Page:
At Brown, persistence and personal responsibility play a big role in defining your undergraduate career. Students are rewarded for learning to work within Brown’s small and intimate academic departments. In other words, it is always possible to work the system. Students always have a good chance of getting into high-level classes, even if they are outside their concentration. Many students come to Brown uncertain of their concentrations, and many switch their concentrations more than once in their undergraduate career. Brown’s academic philosophy encourages exploration into new areas of study, which can spark new interests or projects. In general, Brown believes that every student knows what’s best for him or herself.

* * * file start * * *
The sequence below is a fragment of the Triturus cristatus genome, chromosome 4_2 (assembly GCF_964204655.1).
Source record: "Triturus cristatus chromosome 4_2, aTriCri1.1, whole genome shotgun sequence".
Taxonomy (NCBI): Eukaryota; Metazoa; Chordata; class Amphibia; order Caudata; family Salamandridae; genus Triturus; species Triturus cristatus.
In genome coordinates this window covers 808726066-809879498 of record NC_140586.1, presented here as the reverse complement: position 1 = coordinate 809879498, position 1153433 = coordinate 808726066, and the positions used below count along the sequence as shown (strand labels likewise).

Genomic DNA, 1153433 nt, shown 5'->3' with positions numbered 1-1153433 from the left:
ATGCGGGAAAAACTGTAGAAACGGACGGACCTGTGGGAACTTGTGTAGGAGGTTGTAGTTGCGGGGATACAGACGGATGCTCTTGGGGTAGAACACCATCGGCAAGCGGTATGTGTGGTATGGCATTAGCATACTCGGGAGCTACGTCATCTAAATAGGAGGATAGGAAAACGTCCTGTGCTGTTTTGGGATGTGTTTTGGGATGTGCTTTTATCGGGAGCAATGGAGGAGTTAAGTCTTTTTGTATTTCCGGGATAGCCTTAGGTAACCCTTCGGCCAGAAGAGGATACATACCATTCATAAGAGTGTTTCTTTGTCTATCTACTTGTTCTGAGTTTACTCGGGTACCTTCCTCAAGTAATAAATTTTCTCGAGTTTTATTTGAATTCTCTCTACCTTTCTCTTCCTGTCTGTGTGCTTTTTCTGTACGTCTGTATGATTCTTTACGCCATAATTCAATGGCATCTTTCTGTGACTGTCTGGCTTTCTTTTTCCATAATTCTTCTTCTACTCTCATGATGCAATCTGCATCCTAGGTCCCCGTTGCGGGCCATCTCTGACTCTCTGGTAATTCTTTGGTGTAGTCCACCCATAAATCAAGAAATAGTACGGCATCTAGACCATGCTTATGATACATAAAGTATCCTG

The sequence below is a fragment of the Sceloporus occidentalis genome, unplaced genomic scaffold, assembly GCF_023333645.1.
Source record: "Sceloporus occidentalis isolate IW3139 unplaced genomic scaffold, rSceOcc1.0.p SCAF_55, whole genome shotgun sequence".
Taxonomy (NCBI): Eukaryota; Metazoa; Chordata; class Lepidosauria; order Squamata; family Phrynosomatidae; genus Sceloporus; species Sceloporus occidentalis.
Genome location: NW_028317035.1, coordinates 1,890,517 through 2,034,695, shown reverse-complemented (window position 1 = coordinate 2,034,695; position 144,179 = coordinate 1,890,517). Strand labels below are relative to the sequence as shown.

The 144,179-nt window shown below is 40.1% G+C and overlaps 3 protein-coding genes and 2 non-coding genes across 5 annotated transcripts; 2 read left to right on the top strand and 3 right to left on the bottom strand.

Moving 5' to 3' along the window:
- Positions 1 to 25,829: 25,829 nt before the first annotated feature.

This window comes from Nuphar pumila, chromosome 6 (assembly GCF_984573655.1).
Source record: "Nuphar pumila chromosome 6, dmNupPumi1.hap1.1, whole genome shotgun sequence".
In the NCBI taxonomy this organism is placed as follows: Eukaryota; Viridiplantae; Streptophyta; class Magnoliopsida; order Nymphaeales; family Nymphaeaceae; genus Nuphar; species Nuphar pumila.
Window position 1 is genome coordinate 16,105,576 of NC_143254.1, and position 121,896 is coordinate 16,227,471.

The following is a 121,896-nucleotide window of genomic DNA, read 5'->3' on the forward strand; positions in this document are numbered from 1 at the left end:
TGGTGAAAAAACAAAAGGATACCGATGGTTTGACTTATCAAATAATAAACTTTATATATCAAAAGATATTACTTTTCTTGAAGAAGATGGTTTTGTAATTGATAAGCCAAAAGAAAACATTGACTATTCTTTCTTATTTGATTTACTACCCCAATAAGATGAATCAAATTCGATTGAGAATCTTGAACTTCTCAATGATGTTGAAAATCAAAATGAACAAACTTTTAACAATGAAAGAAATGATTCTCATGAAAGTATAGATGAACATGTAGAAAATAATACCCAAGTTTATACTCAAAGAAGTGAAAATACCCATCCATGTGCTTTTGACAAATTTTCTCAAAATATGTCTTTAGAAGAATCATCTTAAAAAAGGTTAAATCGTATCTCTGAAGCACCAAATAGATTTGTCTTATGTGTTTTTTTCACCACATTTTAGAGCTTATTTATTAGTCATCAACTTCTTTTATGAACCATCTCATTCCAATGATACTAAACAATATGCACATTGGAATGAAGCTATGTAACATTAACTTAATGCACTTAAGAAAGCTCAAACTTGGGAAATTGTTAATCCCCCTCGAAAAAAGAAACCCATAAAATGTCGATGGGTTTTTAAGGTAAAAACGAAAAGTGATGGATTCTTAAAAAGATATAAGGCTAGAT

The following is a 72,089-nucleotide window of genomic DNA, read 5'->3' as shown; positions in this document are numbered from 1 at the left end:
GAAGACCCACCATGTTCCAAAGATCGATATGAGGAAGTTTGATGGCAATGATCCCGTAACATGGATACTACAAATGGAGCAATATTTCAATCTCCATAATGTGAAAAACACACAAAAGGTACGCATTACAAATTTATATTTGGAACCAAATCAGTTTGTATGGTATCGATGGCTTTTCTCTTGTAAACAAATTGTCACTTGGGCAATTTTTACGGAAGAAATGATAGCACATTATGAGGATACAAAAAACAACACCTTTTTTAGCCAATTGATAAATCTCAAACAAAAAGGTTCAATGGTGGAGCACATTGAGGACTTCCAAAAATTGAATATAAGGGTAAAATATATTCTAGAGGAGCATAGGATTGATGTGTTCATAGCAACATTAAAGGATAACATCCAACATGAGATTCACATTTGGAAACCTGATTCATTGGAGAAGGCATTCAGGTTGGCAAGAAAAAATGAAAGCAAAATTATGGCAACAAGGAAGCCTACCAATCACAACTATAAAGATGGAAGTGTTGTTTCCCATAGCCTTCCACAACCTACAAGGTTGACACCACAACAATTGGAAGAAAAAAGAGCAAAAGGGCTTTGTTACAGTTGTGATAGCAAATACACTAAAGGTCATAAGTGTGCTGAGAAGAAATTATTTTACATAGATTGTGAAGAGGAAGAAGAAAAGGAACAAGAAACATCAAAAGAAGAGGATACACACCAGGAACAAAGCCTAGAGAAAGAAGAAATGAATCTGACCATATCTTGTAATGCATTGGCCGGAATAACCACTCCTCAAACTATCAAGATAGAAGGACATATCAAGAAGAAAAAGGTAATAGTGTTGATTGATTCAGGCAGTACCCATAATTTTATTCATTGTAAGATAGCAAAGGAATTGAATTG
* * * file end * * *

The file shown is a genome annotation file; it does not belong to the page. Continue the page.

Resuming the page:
Unlike other elite universities, Brown’s primary focus is on undergraduate students. In accordance with this goal, all Brown professors are required to teach an undergraduate class, which gives students access to some of the top academics in their field. Most students are able to make strong connections with at least a few professors who provide them with support as they develop their own interests. There are, of course, shortcomings to Brown’s system. The lack of many professional schools, like law or a business school, can make the post-Brown transition a bit jarring. In addition, for a large university, Brown can sometimes seem to have a limited number of courses available, with some departments lacking a large enough staff to support all the students. Often, you have to try for several semesters to get into a popular or limited-enrollment class. However, with persistence, anything is possible at Brown.